“That chance lies in store for the hundreds of thousands of Pennsylvanians who will take part in our deer seasons,” he said. “I hope each of them soon discovers that, indeed, good things come to those who wait.”
Hunters during the statewide firearms season can harvest antlered deer if they possess a valid general hunting license, which costs $20.70 for adult residents and $101.70 for adult nonresidents.
Each hunter between the ages of 12 and 17 must possess a junior license, which costs $6.70 for residents and $41.70 for nonresidents.
Hunters younger than 12 must possess a valid mentored youth hunting permit and be accompanied at all times by a properly licensed adult mentor, as well as follow other regulations.
In order to harvest antlerless deer, hunter must possess either a valid antlerless deer license or a valid DMAP permit.
Antlerless deer licenses can be used only within the wildlife management unit for which their issued. DMAP permits can be used only on the specific properties for which they’re issued.
For many areas, antlerless licenses or DMAP permits might already be sold out. License availability can be checked online through the Game Commission’s website.
Licenses can be purchased online, but as the season nears, hunters might find it better to purchase licenses in person. Deer licenses purchased online are mailed, meaning they might not arrive in time if purchased too close to the start of the season.
Tagging and reporting
A valid tag must be affixed to the ear of each deer harvested before that deer is moved. The tag must be filled out in ink by the hunter.
Within 10 days of a harvest, a successful hunter is required to make a report to the Game Commission. Harvests can be reported online at the Game Commission’s website, www.pgc.state.pa.us by clicking on the blue “Report a Harvest” button on the home page. Harvests can also be reported by mailing in the postage-paid cards inserted into the 2013-14 Pennsylvania Hunting & Trapping Digest, or successful hunters can call 1-855-PAHUNT1 (1-855-724-8681) to report by phone. Those reporting by phone are asked to have their license number and other information about the harvest ready at the time they call.
Mentored youth hunters are required to report deer harvests within five days.
Reporting deer harvests helps to better estimate deer populations in wildlife management units and statewide, and hunters are asked to do their parts in this important process.
Chronic wasting disease
Chronic wasting disease (CWD) has been detected in two areas of Pennsylvania, and special rules apply to hunters within each Disease Management Area (DMA).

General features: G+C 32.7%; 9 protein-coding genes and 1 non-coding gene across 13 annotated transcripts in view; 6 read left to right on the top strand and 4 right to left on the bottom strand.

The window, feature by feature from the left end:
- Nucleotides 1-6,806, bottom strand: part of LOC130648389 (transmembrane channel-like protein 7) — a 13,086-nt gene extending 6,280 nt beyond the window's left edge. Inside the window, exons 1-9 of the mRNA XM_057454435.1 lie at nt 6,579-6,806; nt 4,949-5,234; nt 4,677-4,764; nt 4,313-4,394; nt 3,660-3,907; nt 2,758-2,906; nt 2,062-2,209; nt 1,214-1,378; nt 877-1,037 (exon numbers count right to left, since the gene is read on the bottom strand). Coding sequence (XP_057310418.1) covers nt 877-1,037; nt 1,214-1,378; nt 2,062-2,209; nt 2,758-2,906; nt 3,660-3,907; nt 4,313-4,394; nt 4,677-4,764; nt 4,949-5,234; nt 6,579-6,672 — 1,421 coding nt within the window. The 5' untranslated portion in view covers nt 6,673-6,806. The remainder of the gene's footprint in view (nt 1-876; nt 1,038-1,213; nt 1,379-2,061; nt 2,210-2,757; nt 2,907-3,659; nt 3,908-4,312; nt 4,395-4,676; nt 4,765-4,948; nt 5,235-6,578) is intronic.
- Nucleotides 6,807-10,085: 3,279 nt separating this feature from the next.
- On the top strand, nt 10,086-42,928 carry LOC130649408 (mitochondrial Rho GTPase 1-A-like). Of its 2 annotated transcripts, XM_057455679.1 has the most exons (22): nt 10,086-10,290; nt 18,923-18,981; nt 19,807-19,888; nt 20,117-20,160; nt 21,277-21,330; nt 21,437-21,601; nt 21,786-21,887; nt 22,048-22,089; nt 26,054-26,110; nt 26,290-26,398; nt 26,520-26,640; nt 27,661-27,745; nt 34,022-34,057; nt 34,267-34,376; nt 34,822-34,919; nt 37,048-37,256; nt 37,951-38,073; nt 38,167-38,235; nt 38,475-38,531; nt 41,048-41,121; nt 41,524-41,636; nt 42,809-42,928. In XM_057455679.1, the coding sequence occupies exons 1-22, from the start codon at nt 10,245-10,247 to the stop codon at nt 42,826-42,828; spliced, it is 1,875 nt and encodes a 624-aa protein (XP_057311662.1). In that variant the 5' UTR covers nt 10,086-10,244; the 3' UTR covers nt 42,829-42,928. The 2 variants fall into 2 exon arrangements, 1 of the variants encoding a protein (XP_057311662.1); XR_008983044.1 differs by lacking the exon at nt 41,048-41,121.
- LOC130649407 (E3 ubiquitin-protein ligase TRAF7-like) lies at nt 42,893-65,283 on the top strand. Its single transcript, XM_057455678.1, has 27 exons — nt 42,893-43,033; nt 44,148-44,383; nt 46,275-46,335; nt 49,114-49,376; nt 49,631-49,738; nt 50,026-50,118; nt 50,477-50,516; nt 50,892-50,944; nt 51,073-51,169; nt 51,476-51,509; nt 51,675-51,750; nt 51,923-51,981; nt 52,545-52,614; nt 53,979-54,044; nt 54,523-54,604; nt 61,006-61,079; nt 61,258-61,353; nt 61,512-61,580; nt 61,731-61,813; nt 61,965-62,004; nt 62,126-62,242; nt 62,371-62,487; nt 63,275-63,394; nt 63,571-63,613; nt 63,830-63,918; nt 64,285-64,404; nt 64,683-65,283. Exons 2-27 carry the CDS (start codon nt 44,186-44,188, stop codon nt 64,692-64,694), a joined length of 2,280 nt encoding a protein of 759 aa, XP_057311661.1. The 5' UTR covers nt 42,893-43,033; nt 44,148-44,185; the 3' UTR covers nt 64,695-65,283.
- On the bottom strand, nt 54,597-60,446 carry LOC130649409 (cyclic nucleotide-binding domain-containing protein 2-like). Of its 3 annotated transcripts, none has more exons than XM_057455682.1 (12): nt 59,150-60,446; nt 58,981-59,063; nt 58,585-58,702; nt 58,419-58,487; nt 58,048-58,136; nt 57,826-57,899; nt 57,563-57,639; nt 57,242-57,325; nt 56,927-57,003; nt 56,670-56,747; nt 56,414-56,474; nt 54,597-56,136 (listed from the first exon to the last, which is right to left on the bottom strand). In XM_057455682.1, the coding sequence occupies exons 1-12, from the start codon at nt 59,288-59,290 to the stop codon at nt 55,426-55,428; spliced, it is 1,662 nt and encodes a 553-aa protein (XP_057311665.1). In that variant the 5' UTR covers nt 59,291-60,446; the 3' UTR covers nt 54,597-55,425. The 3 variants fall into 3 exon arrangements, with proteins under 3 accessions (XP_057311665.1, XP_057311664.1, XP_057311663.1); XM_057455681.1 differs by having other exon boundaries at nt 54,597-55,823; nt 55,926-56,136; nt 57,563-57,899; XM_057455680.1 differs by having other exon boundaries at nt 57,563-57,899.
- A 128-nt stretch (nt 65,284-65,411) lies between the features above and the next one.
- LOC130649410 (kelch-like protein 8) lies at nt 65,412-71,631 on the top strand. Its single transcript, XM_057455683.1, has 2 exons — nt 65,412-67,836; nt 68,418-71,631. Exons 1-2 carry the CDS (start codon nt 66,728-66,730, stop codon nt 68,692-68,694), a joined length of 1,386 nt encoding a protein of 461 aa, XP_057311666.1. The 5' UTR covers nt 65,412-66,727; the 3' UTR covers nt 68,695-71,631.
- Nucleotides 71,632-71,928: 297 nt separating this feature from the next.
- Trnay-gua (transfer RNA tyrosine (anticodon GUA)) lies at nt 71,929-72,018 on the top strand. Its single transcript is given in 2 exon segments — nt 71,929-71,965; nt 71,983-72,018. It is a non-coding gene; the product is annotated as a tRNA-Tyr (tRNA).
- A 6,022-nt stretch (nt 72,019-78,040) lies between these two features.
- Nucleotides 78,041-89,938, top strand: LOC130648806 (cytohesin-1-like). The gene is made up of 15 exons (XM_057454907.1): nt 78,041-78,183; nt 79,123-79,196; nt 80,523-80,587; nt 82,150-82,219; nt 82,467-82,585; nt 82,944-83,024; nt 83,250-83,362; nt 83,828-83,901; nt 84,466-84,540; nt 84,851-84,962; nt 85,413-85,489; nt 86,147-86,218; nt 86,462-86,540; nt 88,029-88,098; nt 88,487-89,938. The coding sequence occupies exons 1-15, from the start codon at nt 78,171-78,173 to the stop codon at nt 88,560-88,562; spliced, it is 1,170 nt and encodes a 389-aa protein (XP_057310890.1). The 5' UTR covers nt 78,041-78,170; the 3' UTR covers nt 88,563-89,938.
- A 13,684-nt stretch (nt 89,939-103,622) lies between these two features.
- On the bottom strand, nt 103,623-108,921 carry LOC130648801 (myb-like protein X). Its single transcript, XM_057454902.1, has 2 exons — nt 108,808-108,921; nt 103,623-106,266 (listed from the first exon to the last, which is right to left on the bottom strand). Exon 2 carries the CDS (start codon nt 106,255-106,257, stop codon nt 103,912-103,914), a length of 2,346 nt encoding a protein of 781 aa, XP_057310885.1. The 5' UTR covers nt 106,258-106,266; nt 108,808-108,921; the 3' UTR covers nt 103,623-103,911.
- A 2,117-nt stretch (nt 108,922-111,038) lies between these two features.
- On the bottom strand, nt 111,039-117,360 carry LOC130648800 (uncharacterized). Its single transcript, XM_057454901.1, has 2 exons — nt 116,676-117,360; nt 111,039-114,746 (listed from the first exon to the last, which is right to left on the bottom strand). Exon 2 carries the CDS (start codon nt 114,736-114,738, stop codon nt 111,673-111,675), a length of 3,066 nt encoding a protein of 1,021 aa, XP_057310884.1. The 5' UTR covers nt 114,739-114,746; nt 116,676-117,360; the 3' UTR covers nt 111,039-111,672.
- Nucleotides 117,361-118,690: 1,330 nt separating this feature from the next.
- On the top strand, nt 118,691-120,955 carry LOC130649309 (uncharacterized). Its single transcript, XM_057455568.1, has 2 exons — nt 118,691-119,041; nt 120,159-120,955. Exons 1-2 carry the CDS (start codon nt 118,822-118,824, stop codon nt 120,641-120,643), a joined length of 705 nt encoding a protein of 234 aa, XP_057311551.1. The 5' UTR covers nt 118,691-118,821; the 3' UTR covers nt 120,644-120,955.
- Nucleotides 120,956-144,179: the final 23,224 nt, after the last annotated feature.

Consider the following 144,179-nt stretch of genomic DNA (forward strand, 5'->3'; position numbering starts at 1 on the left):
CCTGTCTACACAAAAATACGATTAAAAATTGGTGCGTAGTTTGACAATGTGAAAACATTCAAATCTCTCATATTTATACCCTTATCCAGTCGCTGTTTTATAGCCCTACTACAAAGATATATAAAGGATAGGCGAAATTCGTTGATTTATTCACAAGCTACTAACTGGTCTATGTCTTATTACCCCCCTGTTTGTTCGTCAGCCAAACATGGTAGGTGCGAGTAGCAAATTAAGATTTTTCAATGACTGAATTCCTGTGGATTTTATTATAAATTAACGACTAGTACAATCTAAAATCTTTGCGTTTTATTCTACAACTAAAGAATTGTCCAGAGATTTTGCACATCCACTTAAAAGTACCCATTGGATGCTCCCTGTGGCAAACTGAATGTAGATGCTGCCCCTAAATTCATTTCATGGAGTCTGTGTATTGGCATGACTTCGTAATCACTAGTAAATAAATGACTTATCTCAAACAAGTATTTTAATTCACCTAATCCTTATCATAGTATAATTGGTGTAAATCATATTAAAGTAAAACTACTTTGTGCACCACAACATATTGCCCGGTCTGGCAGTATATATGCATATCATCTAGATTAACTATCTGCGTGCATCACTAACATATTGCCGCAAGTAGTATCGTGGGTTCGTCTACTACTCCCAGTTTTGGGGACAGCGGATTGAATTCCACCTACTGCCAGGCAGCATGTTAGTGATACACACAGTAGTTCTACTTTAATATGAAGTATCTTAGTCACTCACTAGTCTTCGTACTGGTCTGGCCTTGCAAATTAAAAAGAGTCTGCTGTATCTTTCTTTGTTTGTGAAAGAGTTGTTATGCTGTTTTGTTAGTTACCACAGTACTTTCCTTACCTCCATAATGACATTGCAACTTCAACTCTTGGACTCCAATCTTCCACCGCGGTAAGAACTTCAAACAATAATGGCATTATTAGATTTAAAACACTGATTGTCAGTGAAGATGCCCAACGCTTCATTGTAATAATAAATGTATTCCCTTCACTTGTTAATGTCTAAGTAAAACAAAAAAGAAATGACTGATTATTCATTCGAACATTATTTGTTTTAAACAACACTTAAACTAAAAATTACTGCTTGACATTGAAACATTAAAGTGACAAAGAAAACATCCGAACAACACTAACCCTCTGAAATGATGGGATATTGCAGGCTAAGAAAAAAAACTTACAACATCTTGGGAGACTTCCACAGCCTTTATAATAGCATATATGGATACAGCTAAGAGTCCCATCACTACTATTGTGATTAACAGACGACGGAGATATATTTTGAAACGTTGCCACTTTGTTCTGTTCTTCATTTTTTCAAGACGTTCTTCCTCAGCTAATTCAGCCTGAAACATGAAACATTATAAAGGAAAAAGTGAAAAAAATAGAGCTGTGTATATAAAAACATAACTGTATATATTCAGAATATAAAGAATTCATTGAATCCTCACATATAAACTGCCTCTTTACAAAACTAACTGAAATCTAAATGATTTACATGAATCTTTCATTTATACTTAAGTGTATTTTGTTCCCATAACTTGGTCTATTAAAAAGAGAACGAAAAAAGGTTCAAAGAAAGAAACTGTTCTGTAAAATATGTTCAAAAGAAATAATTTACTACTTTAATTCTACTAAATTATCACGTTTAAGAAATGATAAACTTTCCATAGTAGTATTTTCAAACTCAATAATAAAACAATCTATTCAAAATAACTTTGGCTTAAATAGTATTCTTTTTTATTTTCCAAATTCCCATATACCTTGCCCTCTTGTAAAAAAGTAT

There are two DMAs. DMA 1 encompasses parts of York and Adams counties. DMA 2 includes parts of Bedford, Blair, Huntingdon and Cambria counties.
For the specific boundary line of each DMA, check the Game Commission’s website or turn to the 2013-14 Pennsylvania Hunting & Trapping Digest.
Hunters may not remove from a DMA any deer parts deemed to have a high-risk of transmitting CWD. The head, backbone and spinal cord are among those high-risk parts, and successful hunters who live outside a DMA can remove and deposit high-risk parts in dumpsters that have been set up on state game lands within each DMA. They can then transport the meat and other low-risk parts outside the DMA.
Hunters can also take their harvests to a processor or taxidermist within the DMA, and the processor or taxidermist can properly dispose of the high-risk parts. In some cases, processors and taxidermists just beyond the border of a DMA have been approved as drop-off sites and those facilities appear on the list of cooperating processors and taxidermists available on the Game Commission’s website.
The Game Commission will be taking samples from about 1,000 deer in each DMA, but just because a hunter drops a deer off at a processor or taxidermist, or deposits high-risk parts in a dumpster on game lands, doesn’t mean the deer will be tested for CWD.
To ensure a harvested deer will be tested, hunters can make arrangements with the Pennsylvania Department of Agriculture’s Veterinary Laboratory. There is a fee associated with testing. More information about this process can be found online at www.agriculture.state.pa.us.
Transporting a deer head outside a DMA so the deer can be disease-tested at a lab is a permitted exception to the rule prohibiting the removal of high-risk parts from a DMA. Deer heads should be double-bagged in plastic garbage bags before they are removed from the DMA.
Chronic wasting disease is transmitted from deer to deer by direct and indirect contact. It is always fatal to deer that become infected, but it is not known to be transmitted to humans.
Out of an abundance of caution, people are advised not to consume meat from deer that test positive for CWD.
For more information CWD and rules applying within DMAs, visit the Game Commission’s website.